In this week's Roundup, three New England recycling facilities and an aerospace and wind energy parts manufacturer will pay over $400K to resolve alleged violations of the Clean Water Act. Plus, a pair of municipal power companies must resolve Clean Air Act violations by updating their Electric Generating Units.
Update: CSB's Final Rule on reporting accidental releases takes effect on March 23, 2020. The new regulation requires owners or operators of chemical facilities to report on accidental releases.
In this week's Roundup, an oil refinery and a paper mill are ordered to pay over $4 million to resolve alleged violations of the Clean Air Act. Plus, learn how an Arizona pool supply company allegedly violated Federal pestcide regulations.
On February 6, PHMSA proposed a rule to revise the pipeline safety regulations for newly constructed and entirely replaced natural gas transmission and hazardous liquid pipelines.
In this week's Roundup, a natural gas company and an agricultural coop agree to over $4 million in penalties and site improvements to resolve alleged violations of the Clean Air Act. Plus, a Missouri stone quarry must pay $80k in penalties for allegedly dumping dirt in a local tributary in violation of the Clean Water Act.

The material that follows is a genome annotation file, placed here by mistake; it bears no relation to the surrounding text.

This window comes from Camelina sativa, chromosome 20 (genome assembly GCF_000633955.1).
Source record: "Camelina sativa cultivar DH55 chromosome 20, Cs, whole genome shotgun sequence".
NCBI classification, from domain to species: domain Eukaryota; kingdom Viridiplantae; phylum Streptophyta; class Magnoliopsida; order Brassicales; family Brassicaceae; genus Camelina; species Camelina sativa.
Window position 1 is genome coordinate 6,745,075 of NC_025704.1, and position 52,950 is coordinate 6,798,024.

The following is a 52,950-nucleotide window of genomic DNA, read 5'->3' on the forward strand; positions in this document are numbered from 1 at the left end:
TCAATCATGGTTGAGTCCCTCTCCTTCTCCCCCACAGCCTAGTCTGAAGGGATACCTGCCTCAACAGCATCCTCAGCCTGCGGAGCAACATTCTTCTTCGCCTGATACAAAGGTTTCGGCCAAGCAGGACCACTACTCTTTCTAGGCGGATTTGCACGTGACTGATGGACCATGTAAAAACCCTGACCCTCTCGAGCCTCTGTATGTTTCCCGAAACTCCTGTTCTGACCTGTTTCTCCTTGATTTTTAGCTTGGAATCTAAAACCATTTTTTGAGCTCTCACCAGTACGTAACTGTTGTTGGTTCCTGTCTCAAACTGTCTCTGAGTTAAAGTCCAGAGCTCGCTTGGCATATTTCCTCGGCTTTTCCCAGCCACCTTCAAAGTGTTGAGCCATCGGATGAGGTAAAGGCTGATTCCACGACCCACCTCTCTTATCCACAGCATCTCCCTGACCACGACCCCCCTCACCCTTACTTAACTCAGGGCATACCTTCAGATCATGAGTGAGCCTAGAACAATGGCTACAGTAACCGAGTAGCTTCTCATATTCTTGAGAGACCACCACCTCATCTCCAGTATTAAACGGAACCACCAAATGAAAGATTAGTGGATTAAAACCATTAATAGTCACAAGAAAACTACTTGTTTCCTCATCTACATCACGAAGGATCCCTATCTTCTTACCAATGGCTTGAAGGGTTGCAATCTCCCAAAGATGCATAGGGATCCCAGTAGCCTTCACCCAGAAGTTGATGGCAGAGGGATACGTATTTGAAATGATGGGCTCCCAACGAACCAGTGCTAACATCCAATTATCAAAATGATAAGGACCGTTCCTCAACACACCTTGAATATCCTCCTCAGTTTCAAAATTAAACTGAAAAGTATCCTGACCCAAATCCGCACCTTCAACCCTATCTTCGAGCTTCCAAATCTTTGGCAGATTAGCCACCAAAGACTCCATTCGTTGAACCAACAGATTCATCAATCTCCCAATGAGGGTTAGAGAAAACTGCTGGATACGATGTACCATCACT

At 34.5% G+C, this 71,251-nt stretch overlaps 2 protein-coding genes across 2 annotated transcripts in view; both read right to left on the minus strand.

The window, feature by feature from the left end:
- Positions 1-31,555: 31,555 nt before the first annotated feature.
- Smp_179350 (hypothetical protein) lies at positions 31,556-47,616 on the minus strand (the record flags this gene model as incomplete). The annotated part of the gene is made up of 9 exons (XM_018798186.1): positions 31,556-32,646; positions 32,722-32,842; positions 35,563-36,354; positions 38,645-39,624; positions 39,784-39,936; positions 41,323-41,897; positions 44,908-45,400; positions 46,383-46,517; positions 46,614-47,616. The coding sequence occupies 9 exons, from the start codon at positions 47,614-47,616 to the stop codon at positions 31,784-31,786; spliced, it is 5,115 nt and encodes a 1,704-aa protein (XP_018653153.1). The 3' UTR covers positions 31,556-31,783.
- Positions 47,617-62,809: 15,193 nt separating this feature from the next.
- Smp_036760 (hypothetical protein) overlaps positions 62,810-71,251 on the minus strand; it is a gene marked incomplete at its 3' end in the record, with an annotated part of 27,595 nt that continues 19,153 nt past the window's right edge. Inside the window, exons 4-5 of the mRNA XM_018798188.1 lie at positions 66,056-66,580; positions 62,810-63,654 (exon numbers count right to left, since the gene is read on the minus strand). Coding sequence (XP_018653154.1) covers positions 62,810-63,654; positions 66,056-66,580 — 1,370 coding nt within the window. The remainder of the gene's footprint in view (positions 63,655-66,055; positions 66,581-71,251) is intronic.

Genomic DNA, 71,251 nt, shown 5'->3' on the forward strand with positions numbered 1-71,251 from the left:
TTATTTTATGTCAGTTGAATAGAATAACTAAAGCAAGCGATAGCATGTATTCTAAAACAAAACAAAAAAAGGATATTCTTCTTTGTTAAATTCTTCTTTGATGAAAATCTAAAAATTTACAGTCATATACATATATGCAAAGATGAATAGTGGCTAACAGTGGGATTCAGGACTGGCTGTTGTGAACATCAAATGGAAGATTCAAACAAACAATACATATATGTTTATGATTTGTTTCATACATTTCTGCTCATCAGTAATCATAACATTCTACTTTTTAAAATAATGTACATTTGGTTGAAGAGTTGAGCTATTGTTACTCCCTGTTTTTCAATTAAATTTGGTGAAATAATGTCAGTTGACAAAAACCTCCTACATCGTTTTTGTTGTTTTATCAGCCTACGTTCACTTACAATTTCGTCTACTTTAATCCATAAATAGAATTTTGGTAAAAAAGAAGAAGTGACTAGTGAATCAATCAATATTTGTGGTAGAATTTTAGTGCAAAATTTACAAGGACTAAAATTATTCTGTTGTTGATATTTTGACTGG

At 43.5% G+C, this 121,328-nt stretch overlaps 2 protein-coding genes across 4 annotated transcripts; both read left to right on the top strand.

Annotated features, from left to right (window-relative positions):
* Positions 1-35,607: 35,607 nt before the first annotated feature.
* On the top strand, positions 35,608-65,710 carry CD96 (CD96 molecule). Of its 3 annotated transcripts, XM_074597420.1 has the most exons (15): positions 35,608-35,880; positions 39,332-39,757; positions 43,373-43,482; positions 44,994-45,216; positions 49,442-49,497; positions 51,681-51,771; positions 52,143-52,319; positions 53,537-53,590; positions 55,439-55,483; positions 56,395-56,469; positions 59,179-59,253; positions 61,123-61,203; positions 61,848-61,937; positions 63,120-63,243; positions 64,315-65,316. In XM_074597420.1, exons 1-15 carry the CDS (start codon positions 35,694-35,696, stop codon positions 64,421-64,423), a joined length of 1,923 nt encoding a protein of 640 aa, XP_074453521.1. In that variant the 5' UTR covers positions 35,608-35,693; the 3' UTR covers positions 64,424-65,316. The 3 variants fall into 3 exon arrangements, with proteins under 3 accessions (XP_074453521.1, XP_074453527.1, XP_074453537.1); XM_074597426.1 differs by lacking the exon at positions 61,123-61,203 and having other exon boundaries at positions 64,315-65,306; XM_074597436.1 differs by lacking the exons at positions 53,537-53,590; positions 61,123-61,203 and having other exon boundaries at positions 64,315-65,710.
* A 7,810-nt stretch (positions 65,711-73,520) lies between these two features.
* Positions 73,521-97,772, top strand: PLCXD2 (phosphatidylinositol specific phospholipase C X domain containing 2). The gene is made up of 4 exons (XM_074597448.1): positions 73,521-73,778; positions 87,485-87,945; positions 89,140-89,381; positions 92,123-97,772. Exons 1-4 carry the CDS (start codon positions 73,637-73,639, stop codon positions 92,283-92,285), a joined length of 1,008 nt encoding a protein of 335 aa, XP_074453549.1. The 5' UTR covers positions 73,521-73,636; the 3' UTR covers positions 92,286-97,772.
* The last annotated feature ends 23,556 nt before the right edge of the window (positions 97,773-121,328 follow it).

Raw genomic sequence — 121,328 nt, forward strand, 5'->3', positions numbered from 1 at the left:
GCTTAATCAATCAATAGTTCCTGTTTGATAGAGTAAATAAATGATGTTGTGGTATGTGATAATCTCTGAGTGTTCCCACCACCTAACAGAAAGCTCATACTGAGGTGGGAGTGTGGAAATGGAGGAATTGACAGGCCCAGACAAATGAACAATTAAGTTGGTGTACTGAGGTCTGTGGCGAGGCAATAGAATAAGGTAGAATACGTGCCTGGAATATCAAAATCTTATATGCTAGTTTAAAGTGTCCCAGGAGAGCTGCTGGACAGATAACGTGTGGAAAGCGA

We are packing our bags and getting ready for a jam-packed spring at the nation's biggest EHS events in 2020. Join us in person or follow us on social media for live updates!
California regulators are reviewing a proposal that would add acetaminophen to their Proposition 65 list of chemicals believed to cause cancer or reproductive complications. This is only the most recent of several high-profile considerations, which has included alcoholic drinks and coffee.
Congress recently passed a law that includes a provision to add certain per and polyfluoroalkyl substances (PFAS) to the EPCRA Toxic Release Inventory (TRI) list of reportable chemicals.
In this week's Roundup, an oil and gas company will pay $1.95 million to resolve alleged Clean Water Act violations. Plus, a hazmat drum maker and a motor fuels distributor were both named in a $1.3 million settlement over their alleged connection to an Ohio Superfund site.
A Charlotte-based electricity provider has struck a deal with the North Carolina Department of Environmental Quality (DEQ) to eliminate 72.5 million tons of coal ash from six sites across the state. The settlement resolves allegations that the company stored coal ash in landfills and ponds for decades.
When EPA civil penalties rise, so does the value of environmental compliance.